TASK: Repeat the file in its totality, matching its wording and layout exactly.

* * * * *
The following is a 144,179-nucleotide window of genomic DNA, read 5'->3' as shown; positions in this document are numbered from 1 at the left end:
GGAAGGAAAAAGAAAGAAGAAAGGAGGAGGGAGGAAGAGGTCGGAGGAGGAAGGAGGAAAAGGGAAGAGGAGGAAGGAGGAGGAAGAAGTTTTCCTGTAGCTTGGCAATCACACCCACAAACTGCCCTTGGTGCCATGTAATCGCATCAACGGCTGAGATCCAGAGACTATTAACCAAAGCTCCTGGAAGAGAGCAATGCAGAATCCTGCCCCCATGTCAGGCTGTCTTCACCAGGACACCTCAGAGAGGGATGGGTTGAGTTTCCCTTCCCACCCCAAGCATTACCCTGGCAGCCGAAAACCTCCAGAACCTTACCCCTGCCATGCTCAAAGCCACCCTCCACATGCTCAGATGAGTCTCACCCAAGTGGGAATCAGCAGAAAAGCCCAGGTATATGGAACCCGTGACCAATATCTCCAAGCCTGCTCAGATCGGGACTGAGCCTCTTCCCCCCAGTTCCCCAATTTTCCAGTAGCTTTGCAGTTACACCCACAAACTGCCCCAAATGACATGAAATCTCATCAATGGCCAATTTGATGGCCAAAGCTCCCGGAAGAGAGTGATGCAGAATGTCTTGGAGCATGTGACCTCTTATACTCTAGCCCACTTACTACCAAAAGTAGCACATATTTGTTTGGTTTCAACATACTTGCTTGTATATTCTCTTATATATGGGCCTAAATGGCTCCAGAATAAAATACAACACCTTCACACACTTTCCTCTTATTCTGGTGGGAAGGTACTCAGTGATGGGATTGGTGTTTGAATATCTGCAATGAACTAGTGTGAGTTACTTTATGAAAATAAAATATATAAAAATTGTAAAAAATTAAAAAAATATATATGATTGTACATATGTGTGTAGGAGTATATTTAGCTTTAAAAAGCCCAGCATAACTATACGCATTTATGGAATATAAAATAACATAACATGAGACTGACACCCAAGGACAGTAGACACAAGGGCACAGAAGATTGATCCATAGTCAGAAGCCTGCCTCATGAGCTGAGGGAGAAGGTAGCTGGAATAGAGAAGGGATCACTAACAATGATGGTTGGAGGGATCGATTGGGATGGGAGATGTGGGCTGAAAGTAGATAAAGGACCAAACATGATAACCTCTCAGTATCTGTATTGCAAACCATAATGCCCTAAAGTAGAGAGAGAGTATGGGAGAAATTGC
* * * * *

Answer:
The following is a 144,179-nucleotide window of genomic DNA, read 5'->3' as shown; positions in this document are numbered from 1 at the left end:
GGAAGGAAAAAGAAAGAAGAAAGGAGGAGGGAGGAAGAGGTCGGAGGAGGAAGGAGGAAAAGGGAAGAGGAGGAAGGAGGAGGAAGAAGTTTTCCTGTAGCTTGGCAATCACACCCACAAACTGCCCTTGGTGCCATGTAATCGCATCAACGGCTGAGATCCAGAGACTATTAACCAAAGCTCCTGGAAGAGAGCAATGCAGAATCCTGCCCCCATGTCAGGCTGTCTTCACCAGGACACCTCAGAGAGGGATGGGTTGAGTTTCCCTTCCCACCCCAAGCATTACCCTGGCAGCCGAAAACCTCCAGAACCTTACCCCTGCCATGCTCAAAGCCACCCTCCACATGCTCAGATGAGTCTCACCCAAGTGGGAATCAGCAGAAAAGCCCAGGTATATGGAACCCGTGACCAATATCTCCAAGCCTGCTCAGATCGGGACTGAGCCTCTTCCCCCCAGTTCCCCAATTTTCCAGTAGCTTTGCAGTTACACCCACAAACTGCCCCAAATGACATGAAATCTCATCAATGGCCAATTTGATGGCCAAAGCTCCCGGAAGAGAGTGATGCAGAATGTCTTGGAGCATGTGACCTCTTATACTCTAGCCCACTTACTACCAAAAGTAGCACATATTTGTTTGGTTTCAACATACTTGCTTGTATATTCTCTTATATATGGGCCTAAATGGCTCCAGAATAAAATACAACACCTTCACACACTTTCCTCTTATTCTGGTGGGAAGGTACTCAGTGATGGGATTGGTGTTTGAATATCTGCAATGAACTAGTGTGAGTTACTTTATGAAAATAAAATATATAAAAATTGTAAAAAATTAAAAAAATATATATGATTGTACATATGTGTGTAGGAGTATATTTAGCTTTAAAAAGCCCAGCATAACTATACGCATTTATGGAATATAAAATAACATAACATGAGACTGACACCCAAGGACAGTAGACACAAGGGCACAGAAGATTGATCCATAGTCAGAAGCCTGCCTCATGAGCTGAGGGAGAAGGTAGCTGGAATAGAGAAGGGATCACTAACAATGATGGTTGGAGGGATCGATTGGGATGGGAGATGTGGGCTGAAAGTAGATAAAGGACCAAACATGATAACCTCTCAGTATCTGTATTGCAAACCATAATGCCCTAAAGTAGAGAGAGAGTATGGGAGAAATTGC